What Are the Risks of Strength Training?
With any physical activity, there’s risk of injury. But, strength training is relatively safe as long as you approach it correctly.
Injuries in strength training typically come when exercises are performed incorrectly, or progressed in load too quickly. Performing technical exercises like the back squat or barbell deadlift require months of practice to teach the body proper mechanics. If you’re stacking up the plates before your muscles are ready, they may not be able to stabilize and control the movement under such load. That can cause anything from minor muscle strains, to muscle tears, to joint dislocations and bone fractures.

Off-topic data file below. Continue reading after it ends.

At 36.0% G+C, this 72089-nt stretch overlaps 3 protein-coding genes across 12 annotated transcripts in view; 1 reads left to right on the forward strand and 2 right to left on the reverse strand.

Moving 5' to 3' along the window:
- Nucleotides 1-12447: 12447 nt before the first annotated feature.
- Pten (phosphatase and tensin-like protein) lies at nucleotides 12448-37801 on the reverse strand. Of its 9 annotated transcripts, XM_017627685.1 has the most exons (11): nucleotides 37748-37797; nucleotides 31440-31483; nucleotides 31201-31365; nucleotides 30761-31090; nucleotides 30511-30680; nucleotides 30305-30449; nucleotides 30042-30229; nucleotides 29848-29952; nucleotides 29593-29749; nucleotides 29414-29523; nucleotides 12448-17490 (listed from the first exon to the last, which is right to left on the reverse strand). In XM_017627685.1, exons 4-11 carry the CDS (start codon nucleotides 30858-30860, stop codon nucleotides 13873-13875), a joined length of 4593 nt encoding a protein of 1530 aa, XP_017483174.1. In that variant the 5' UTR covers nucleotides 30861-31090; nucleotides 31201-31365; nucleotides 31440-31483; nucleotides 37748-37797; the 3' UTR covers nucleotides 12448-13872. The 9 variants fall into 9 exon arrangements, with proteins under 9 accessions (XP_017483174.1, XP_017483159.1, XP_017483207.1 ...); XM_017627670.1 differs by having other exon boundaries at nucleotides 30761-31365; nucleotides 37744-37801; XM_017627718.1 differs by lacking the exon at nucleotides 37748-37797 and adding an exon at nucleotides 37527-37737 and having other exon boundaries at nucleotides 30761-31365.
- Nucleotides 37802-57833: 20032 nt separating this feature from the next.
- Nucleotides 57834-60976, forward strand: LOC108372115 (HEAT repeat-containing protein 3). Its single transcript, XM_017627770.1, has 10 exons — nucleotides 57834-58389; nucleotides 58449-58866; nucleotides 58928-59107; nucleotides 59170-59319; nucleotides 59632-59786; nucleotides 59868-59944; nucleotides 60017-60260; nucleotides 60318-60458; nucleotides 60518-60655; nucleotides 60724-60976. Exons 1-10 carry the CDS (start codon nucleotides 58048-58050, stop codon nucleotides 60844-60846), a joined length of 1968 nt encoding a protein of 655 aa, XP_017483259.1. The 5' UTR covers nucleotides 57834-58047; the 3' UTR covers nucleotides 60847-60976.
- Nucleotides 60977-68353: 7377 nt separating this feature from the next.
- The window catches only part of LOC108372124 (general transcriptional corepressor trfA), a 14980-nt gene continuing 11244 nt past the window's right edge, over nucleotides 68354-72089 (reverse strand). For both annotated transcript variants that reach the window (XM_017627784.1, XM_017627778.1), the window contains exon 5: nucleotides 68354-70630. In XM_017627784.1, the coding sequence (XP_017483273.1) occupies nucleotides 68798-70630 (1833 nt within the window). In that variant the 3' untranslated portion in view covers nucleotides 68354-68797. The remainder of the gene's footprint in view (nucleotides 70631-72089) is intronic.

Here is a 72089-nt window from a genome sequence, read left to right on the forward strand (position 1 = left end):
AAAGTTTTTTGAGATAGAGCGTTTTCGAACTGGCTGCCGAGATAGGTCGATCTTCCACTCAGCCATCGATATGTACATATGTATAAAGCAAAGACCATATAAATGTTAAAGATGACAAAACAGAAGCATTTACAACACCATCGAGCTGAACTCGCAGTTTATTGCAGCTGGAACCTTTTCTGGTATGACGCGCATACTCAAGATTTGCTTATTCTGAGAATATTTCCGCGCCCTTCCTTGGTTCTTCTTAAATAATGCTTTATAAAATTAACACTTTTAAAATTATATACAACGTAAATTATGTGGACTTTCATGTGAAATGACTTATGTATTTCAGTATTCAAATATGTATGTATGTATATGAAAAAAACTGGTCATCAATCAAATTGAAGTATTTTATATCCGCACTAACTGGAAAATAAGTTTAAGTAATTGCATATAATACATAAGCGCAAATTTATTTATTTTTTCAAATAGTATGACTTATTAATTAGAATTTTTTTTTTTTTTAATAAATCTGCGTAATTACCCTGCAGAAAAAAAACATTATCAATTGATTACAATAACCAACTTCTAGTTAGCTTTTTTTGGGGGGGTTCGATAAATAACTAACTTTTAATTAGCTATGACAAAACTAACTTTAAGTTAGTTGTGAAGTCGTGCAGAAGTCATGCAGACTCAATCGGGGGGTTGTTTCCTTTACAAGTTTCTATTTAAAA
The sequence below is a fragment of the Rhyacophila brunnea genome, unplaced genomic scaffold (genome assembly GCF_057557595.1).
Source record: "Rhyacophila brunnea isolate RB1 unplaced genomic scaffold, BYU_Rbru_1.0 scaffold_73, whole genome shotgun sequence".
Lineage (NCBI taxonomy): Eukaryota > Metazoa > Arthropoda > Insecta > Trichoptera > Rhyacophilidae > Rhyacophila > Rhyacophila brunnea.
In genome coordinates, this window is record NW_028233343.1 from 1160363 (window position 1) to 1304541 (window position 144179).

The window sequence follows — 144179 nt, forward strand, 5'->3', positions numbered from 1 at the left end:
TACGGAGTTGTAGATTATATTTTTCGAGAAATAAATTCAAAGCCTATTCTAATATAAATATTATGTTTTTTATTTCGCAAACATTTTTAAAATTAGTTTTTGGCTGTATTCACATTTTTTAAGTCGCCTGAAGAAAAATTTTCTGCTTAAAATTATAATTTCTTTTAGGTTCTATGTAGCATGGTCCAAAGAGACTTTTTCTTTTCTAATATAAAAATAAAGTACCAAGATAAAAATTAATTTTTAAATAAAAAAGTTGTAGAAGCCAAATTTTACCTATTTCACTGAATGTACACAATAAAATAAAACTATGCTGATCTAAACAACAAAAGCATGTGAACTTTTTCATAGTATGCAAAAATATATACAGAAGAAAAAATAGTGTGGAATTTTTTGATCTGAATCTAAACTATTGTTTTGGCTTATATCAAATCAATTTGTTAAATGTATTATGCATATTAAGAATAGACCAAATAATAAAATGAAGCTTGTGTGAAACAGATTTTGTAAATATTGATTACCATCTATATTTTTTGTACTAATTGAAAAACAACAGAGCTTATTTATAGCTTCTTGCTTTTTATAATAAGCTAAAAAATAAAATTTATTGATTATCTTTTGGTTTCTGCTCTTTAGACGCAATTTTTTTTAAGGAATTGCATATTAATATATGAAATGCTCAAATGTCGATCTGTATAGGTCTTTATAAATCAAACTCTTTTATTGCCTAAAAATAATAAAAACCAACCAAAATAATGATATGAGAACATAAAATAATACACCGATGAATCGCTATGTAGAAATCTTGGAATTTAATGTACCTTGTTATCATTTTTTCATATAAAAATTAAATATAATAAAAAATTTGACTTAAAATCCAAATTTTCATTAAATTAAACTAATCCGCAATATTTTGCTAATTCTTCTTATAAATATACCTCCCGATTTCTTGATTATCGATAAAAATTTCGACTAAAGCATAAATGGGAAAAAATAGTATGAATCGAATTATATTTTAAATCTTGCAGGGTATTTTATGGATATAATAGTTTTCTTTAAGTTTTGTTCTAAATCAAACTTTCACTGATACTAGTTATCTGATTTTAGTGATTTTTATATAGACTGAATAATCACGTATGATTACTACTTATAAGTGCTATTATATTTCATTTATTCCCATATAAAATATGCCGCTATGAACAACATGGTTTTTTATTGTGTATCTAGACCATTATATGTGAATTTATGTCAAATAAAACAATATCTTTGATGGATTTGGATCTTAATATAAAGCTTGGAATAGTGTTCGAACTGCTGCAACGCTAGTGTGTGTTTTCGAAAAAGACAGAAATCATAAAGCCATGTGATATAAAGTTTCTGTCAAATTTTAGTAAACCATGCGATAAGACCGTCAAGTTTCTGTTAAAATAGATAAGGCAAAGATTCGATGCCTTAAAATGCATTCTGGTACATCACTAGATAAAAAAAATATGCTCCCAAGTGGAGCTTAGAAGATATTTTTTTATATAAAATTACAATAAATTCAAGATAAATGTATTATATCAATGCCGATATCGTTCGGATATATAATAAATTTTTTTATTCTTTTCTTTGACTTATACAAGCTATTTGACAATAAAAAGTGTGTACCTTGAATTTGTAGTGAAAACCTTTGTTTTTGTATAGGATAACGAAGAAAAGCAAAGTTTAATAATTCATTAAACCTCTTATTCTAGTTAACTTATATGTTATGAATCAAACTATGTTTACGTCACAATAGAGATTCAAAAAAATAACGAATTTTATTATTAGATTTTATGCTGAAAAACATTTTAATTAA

Make sure that you never attempt any exercises without knowing the basics behind proper form first. Connecting with a certified personal trainer or strength and conditioning coach will be the best way to ensure you are learning proper form and progressing safely.
Who Should Avoid Strength Training?
The only people who should not incorporate strength training into their routine are people with medical considerations. If you’re fresh out of an injury, are recovery from surgery, or have some kind of muscular disorder, your doctor might suggest you should stay away from strength training, Sung says. Always gain clearance from your doctor before starting a new exercise program, including a new strength training program.
Cori Ritchey, NASM-CPT is an Associate Health & Fitness Editor at Men’s Health and a certified personal trainer and group fitness instructor. You can find more of her work in HealthCentral, Livestrong, Self, and others.